totally be enclosed in the peapod while still not compressing the
        insulation. The velcro on the hammock itself is used for the bugnet; if you
        have to close the peapod all the way up, you probably don't need the bugnet
        at all!

        Karen


        -----Original Message-----
        From: o123david <o123david@...>
        To: hammockcamping@yahoogroups.com
        Sent: Wed, 01 Jun 2005 17:26:32 -0000
        Subject: [Hammock Camping] Re: southern AT in the winter


        Next winter I will try a down blanket and peapod and sleep on a pad to
        block the cold that can get between hammock and peapod.
        There is one thing I do not understand about the peapod. Does it
        attach to the Speer hammock with velcro? Is it held against the bottom
        of the hammock in this way?
        Thanks a lot for the recommendation of the Psolar mask and the vapor
        shield that comes with it. It should be a lot better than the polartec
        balaclava that I usually sleep in and I look forward to finally being
        able to keep my nose warm when hiking.
        Thanks for your help. --David









        [Non-text portions of this message have been removed]
      • AndrĂ© Corterier
        One word of caution (well, two): The first: I don t have firsthand experience with the peapod, so you may wish to confirm this with the many folks here who do;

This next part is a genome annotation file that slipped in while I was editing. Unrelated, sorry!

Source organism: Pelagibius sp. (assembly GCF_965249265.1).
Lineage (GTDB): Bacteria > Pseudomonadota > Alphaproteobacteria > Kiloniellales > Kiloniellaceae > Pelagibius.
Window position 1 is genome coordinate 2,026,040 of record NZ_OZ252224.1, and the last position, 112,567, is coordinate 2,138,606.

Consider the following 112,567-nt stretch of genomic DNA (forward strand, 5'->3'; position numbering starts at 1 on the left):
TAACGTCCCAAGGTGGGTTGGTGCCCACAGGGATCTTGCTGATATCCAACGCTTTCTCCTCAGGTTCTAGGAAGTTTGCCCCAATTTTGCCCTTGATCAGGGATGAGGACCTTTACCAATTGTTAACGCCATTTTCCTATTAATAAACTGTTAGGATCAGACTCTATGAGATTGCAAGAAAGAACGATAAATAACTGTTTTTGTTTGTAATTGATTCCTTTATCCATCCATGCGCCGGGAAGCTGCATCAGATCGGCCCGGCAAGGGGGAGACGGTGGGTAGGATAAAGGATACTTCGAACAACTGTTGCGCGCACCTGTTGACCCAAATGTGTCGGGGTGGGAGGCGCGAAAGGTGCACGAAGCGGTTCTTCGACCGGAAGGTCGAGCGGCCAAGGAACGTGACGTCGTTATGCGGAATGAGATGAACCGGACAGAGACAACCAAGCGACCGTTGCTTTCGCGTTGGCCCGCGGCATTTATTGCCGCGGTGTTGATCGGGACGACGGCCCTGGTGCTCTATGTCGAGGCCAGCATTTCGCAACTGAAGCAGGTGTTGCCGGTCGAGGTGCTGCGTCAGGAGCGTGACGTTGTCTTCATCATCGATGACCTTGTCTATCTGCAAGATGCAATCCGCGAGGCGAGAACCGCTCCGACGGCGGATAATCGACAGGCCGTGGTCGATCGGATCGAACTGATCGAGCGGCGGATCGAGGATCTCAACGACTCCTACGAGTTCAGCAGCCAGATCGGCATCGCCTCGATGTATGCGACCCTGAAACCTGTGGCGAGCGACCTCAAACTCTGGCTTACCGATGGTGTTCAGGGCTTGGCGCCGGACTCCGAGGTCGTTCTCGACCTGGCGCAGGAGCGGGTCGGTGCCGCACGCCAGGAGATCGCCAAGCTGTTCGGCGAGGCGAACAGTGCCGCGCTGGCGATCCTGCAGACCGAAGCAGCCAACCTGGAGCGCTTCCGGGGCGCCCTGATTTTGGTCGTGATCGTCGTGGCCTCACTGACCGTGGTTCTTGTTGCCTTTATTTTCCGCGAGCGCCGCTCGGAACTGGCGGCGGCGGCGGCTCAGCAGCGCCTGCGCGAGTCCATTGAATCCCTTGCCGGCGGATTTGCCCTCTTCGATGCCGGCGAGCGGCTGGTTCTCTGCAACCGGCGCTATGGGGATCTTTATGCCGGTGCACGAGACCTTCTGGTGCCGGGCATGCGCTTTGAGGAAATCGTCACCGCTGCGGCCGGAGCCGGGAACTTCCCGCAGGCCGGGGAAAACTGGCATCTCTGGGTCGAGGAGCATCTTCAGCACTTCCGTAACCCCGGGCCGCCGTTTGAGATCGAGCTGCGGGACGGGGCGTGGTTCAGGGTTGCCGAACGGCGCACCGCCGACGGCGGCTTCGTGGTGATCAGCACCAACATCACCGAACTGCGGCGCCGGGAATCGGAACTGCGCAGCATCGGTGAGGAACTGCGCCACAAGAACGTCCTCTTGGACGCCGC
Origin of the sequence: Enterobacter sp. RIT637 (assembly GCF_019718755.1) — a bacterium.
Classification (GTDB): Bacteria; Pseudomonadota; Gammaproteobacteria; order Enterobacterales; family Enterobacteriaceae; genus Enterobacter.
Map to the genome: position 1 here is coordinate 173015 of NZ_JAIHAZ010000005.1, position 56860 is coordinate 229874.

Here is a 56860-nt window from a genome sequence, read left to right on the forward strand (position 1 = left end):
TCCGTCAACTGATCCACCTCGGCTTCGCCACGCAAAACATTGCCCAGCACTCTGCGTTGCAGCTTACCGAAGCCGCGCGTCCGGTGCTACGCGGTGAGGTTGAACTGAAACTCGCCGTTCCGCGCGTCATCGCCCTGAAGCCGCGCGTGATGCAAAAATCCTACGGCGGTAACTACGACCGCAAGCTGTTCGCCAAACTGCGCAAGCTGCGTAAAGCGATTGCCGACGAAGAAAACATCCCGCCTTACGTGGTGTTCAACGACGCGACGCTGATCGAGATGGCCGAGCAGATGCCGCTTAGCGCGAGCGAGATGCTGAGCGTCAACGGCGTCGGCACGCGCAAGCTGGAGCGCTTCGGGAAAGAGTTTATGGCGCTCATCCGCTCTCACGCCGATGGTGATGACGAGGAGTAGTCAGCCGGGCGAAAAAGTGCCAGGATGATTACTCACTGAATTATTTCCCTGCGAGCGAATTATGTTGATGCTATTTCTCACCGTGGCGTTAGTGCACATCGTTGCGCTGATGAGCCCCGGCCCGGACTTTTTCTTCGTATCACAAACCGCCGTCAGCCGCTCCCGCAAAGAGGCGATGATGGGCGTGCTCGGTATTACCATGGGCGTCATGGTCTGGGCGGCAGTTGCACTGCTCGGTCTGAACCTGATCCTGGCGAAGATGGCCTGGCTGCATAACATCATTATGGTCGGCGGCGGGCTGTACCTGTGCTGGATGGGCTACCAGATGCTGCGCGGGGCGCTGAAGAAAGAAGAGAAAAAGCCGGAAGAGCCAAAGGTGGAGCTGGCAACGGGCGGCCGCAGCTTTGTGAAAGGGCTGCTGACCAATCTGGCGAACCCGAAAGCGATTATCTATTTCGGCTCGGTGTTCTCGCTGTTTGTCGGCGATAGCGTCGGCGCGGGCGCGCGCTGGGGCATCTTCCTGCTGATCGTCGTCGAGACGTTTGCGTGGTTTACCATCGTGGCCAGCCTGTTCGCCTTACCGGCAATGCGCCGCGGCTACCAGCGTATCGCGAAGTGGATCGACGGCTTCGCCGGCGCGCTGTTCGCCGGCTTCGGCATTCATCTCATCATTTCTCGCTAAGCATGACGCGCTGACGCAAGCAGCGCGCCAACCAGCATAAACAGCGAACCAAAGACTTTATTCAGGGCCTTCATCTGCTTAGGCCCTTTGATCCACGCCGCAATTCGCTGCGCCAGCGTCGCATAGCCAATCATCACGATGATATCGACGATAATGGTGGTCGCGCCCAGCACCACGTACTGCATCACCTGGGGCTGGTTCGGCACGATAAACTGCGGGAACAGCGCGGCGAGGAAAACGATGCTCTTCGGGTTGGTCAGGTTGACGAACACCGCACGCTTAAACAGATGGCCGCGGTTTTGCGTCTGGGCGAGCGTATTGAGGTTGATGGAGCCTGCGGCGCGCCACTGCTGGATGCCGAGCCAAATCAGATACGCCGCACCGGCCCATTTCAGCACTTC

Message 3 of 7 , Jun 2, 2005
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          One word of caution (well, two): The first: I don't have firsthand
          experience with the peapod, so you may wish to confirm this with the
          many folks here who do;
          the second: it is my understanding that the solution to cold getting
          between you and the peapod isn't an extra pad, but to snug the peapod
          up against you. If you allow cold to get between you and the peapod,
          you're reducing the peapod's effectiveness to near zero. That may be
          desirable when it's warmer, but if it's cold, all that insulation will
          help you only if you prevent convection from occuring inside the
          insulated area. Sure, the peapod likely prevents sideways air movement,
          but you will still lose a lot of warm air through the openeing. Thus,
          if you sleep on a pad, underneath which there is a layer of cold air
          before the peapod starts, you're really just using the pad. I would
          suggest first trying to have the peapod hug the hammock, then add a pad
          if that's not sufficient.

          Peapod users, would that seem to be a correct assessment or do I need
          to stop talking about things I don't know much about?

          André
          --- In hammockcamping@yahoogroups.com, "o123david" <o123david@y...>
          wrote:
          > Next winter I will try a down blanket and peapod and sleep on a pad to
          > block the cold that can get between hammock and peapod.
          <snip>